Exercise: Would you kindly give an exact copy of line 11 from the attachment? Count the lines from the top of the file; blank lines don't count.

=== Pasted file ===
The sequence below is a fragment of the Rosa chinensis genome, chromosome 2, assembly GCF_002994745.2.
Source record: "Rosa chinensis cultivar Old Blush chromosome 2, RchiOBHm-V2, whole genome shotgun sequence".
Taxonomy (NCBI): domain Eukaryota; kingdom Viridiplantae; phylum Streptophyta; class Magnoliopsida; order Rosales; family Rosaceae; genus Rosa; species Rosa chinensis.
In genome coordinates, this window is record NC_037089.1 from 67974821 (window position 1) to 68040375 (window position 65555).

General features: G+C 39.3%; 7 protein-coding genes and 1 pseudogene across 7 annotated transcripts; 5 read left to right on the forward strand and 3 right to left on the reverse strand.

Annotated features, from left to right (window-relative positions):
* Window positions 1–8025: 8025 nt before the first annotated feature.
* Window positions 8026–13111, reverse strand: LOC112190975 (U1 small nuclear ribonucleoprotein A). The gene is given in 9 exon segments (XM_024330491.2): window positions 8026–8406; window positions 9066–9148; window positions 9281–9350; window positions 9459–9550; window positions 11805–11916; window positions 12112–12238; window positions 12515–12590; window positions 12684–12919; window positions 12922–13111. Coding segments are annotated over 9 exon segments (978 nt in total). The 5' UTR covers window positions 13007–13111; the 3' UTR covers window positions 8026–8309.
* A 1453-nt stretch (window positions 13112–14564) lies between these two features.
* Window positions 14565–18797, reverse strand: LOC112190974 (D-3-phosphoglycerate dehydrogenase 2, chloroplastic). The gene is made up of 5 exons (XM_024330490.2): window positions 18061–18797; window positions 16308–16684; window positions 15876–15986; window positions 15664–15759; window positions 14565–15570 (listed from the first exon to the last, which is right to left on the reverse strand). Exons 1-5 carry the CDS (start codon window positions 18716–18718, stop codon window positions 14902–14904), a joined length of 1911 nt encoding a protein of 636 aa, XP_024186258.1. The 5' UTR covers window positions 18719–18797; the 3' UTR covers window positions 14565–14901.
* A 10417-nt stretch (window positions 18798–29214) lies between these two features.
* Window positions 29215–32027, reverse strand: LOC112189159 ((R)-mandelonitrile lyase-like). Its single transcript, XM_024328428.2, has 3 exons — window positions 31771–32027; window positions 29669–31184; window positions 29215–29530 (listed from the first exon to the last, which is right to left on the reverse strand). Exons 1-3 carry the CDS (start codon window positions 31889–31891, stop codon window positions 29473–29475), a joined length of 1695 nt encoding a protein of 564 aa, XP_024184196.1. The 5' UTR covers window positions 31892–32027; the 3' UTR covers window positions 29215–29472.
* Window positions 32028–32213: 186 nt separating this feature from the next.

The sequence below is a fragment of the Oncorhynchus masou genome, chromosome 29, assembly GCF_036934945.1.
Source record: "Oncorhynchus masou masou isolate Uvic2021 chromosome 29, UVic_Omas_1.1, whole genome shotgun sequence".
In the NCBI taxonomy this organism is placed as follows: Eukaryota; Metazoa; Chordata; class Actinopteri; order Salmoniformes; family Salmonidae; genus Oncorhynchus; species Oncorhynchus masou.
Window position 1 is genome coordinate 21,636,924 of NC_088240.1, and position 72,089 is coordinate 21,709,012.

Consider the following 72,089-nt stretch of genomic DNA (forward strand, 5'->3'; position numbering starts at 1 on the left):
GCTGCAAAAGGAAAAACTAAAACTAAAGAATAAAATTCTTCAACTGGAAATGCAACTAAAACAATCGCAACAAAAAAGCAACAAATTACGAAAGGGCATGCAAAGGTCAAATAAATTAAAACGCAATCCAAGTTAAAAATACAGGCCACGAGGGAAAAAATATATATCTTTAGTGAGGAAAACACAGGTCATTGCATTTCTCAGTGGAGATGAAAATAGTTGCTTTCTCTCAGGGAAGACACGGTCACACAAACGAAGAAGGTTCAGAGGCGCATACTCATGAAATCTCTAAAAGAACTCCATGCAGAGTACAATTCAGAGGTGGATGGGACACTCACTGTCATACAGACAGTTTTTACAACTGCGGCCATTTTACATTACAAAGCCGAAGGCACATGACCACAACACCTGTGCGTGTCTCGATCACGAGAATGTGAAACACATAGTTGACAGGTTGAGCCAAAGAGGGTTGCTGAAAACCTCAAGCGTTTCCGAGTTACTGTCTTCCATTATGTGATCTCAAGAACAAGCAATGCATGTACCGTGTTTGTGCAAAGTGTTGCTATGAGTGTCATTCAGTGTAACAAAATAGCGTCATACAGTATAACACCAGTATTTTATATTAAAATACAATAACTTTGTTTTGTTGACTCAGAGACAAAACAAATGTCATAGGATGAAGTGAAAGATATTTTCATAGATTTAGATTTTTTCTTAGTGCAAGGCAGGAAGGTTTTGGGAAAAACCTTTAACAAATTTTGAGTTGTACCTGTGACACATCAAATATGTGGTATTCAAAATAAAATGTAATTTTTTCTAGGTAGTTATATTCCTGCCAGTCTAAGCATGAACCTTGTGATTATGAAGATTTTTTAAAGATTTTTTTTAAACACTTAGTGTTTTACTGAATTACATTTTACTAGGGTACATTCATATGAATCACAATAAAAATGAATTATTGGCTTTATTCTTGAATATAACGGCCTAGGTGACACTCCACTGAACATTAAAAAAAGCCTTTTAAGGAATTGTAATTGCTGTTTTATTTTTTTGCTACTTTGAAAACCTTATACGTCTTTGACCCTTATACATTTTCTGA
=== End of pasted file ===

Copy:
* A 10417-nt stretch (window positions 18798–29214) lies between these two features.